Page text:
When BBC played against Gezer
The story about Alon Leichman, who was born and raised on Kibbutz Gezer and has become a pitching coach for the Cincinnati Reds, is wonderful (“Wild Pitch,” Dec. 29), but I would be remiss if I did not point out that Kibbutz Gezer built its softball diamond in 1978, not 1983, when Gezer was the site for the launch of the Israel Softball League.
I know that because I made aliyah in the late summer of 1978, when an ad in the Jerusalem Post titled “Where have you gone Joe Dimaggio” invited softball players in Israel to join the new league and caught my eye. The ad was placed by Ed Freedman, a big Dodgers fan who was practicing law in Israel and was friends with David Leichman, and Jonathan Broder, who was the Chicago Tribune correspondent in Israel.
After a try-out, I was selected by Ed Freedman to join his team the “BBC” (named after a bar in Tel Aviv), and we played in the opening game against Gezer. The then-U.S. ambassador, Samuel Lewis, threw out the honorary first pitch, and the game was covered by the Post and Haaretz.
Since I was a research fellow at that time at the then-Shiloah (now Dayan) Center for Middle East Studies at Tel Aviv University, I received a copy of an article in Haaretz, which described the game but was clipped because it mentioned that I — the “mitztayen” (the best player) – was from Machon Shiloah.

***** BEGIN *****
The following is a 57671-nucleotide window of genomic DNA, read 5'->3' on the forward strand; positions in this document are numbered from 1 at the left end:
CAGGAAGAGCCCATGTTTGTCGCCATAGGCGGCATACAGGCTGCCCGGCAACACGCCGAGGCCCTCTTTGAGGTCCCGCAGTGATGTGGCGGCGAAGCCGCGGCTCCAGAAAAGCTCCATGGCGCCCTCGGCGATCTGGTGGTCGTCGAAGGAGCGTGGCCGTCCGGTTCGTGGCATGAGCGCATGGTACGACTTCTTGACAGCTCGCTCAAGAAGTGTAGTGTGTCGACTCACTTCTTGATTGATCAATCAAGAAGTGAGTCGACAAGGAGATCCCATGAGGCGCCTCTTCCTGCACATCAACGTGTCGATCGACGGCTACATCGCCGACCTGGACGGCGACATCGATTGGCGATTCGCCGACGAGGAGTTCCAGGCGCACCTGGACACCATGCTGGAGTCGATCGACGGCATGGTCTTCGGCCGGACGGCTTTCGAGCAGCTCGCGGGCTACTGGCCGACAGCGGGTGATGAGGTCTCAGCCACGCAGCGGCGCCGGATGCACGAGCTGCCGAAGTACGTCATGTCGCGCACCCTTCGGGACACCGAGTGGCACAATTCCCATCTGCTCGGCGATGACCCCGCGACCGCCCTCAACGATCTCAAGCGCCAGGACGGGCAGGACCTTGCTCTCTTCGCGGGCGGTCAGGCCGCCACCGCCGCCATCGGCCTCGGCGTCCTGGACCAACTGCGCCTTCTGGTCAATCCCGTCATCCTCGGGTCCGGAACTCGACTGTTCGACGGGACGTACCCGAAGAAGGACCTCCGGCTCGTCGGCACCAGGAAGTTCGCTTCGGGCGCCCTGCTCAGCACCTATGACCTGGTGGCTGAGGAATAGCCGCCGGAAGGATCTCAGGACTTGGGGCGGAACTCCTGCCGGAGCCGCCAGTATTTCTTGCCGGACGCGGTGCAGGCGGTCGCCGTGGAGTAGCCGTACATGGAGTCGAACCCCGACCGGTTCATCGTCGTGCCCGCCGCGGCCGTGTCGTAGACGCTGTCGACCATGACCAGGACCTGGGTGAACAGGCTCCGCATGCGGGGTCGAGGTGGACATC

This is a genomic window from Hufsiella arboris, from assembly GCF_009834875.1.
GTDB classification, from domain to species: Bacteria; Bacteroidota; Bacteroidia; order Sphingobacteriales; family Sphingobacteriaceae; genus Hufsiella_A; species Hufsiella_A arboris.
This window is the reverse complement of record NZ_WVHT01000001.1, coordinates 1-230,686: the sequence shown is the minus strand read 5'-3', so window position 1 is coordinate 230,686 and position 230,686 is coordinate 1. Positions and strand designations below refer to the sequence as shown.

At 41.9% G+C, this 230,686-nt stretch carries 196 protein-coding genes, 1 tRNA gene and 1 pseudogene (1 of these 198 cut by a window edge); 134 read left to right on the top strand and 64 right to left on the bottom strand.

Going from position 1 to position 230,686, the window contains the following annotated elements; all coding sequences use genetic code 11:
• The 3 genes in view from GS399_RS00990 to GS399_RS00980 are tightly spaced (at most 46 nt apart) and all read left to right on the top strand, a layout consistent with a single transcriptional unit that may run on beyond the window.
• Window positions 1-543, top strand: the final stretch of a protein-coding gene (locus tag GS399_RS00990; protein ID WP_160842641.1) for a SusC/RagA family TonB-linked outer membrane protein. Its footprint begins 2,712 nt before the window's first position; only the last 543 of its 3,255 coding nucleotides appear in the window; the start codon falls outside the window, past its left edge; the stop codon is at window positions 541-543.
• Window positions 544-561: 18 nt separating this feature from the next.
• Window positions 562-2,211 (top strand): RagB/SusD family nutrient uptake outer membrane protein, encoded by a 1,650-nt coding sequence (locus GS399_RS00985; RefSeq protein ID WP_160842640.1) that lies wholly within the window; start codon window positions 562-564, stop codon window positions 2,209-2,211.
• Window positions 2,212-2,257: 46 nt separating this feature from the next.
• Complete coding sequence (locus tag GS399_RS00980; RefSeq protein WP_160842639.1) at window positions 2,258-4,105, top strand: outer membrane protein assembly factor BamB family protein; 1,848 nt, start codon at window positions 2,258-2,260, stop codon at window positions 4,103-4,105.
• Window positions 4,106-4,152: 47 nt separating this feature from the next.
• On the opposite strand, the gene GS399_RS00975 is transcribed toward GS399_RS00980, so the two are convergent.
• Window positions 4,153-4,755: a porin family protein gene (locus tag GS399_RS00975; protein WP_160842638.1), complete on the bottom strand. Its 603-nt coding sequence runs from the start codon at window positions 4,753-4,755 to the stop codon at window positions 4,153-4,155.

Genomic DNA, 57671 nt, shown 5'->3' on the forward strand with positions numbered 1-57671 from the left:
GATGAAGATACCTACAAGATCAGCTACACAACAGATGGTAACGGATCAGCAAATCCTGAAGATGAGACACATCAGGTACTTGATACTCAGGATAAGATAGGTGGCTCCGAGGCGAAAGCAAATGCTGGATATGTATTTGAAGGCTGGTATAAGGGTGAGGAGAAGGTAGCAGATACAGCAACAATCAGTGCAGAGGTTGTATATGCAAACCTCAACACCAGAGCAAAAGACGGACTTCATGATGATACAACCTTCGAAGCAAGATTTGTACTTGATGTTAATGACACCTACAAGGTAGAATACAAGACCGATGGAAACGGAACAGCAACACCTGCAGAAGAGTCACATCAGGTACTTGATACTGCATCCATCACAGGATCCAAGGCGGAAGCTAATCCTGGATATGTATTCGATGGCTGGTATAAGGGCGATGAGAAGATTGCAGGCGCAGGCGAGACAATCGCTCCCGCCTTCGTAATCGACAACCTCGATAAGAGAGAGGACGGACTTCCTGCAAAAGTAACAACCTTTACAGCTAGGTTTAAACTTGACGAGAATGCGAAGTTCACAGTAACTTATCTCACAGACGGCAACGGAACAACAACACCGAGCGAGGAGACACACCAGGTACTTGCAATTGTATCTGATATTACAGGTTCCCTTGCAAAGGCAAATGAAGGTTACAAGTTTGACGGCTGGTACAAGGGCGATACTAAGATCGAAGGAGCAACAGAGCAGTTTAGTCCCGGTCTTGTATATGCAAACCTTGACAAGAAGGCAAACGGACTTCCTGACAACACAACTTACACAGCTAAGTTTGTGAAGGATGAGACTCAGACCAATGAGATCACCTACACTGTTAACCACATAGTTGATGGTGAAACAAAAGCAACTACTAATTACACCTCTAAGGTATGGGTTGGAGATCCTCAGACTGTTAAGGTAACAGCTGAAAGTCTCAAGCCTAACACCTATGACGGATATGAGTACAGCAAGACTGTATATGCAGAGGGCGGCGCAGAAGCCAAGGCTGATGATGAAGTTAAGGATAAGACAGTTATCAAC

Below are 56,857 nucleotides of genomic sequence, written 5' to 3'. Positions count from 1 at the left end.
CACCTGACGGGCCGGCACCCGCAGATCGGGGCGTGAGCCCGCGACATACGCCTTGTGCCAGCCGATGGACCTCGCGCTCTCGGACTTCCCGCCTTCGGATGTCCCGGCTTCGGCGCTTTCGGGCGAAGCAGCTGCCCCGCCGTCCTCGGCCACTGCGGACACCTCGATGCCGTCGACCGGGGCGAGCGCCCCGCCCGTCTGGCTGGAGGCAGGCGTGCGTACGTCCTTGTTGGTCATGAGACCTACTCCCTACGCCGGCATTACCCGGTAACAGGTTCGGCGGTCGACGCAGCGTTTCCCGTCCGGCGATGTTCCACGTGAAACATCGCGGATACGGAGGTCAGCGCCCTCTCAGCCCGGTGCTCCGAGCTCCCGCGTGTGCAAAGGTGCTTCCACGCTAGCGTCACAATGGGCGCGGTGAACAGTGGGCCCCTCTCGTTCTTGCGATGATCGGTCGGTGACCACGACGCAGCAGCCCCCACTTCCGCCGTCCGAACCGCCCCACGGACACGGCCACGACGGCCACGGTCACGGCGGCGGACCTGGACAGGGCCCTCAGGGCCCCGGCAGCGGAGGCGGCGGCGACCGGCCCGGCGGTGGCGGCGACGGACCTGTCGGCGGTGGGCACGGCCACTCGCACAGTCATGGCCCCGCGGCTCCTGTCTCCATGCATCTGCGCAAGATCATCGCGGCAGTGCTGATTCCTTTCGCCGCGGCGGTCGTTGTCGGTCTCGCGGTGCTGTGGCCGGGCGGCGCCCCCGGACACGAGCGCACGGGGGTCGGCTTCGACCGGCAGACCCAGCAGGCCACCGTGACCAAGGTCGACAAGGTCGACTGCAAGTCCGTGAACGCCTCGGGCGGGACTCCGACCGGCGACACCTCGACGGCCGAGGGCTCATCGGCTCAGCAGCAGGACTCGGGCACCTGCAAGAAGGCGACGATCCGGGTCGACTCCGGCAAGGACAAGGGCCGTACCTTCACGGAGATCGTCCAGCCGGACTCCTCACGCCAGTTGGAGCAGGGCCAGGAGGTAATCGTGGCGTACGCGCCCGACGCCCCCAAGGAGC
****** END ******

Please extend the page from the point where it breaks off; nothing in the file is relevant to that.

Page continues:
Forty-four years later, it is gratifying to see how far softball and, subsequently, baseball have grown in Israel. For that, Alon Leichman can thank not only his father, but also Ed Freedman and the largesse of the Chicago Tribune (which surely was the unwitting source of the funds for the critical Jerusalem Post ad).
Ira Hoffman, Bethesda
Regarding “What made Nazi physicians unusually evil” (Dec. 8):
There are several historical facts that the article failed to mention. Shiro Ishii, the Imperial Japanese Army surgeon general, conducted similar, horrific experiments on civilians and prisoners of war in the Japanese puppet state of Manchukuo during World War II. He was later granted immunity by the U.S. government in exchange for his research information. Our government also “studied” Nazi medical “information.”
On a more personal note. organized medicine in Maryland and the District of Columbia in the 1930s through the early 1960’s was overtly antisemitic. Jews were permitted membership in the D.C. Medical Society, but were not permitted to hold office. Thus the Jacobi Medical Society held much importance among Jewish physicians.
My father graduated from the University of Maryland, School of Medicine in 1936. There were quotas limiting the number of Jewish students. In addition, by 1934-35, Jewish students were segregated from non-Jews and on at least one occasion, the Jewish students were physically attacked.
Barrett L. Burka, M.D., Naples, Fla.